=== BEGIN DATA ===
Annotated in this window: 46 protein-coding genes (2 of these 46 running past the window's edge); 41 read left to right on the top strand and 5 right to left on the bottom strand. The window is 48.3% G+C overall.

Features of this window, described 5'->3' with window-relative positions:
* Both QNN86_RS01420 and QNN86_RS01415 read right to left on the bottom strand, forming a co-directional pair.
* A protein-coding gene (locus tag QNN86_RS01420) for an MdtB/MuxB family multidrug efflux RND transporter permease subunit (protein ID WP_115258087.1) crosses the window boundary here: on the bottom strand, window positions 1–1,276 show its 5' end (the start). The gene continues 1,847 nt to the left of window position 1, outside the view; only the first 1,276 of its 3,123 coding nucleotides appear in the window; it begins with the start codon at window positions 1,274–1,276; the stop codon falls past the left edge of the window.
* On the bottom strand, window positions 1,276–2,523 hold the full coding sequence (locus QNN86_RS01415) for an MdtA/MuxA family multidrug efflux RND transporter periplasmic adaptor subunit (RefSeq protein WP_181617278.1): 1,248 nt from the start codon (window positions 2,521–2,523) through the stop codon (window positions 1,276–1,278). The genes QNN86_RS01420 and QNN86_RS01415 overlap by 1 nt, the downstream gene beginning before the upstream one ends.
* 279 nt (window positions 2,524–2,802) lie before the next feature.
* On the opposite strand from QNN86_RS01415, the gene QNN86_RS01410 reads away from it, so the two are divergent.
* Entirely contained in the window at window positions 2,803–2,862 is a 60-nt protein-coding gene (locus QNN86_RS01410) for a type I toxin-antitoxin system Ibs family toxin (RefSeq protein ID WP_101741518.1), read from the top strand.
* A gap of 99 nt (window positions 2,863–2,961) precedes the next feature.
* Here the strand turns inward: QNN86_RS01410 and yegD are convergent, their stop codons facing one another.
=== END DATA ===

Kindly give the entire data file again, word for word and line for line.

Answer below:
Annotated in this window: 46 protein-coding genes (2 of these 46 running past the window's edge); 41 read left to right on the top strand and 5 right to left on the bottom strand. The window is 48.3% G+C overall.

Features of this window, described 5'->3' with window-relative positions:
* Both QNN86_RS01420 and QNN86_RS01415 read right to left on the bottom strand, forming a co-directional pair.
* A protein-coding gene (locus tag QNN86_RS01420) for an MdtB/MuxB family multidrug efflux RND transporter permease subunit (protein ID WP_115258087.1) crosses the window boundary here: on the bottom strand, window positions 1–1,276 show its 5' end (the start). The gene continues 1,847 nt to the left of window position 1, outside the view; only the first 1,276 of its 3,123 coding nucleotides appear in the window; it begins with the start codon at window positions 1,274–1,276; the stop codon falls past the left edge of the window.
* On the bottom strand, window positions 1,276–2,523 hold the full coding sequence (locus QNN86_RS01415) for an MdtA/MuxA family multidrug efflux RND transporter periplasmic adaptor subunit (RefSeq protein WP_181617278.1): 1,248 nt from the start codon (window positions 2,521–2,523) through the stop codon (window positions 1,276–1,278). The genes QNN86_RS01420 and QNN86_RS01415 overlap by 1 nt, the downstream gene beginning before the upstream one ends.
* 279 nt (window positions 2,524–2,802) lie before the next feature.
* On the opposite strand from QNN86_RS01415, the gene QNN86_RS01410 reads away from it, so the two are divergent.
* Entirely contained in the window at window positions 2,803–2,862 is a 60-nt protein-coding gene (locus QNN86_RS01410) for a type I toxin-antitoxin system Ibs family toxin (RefSeq protein ID WP_101741518.1), read from the top strand.
* A gap of 99 nt (window positions 2,863–2,961) precedes the next feature.
* Here the strand turns inward: QNN86_RS01410 and yegD are convergent, their stop codons facing one another.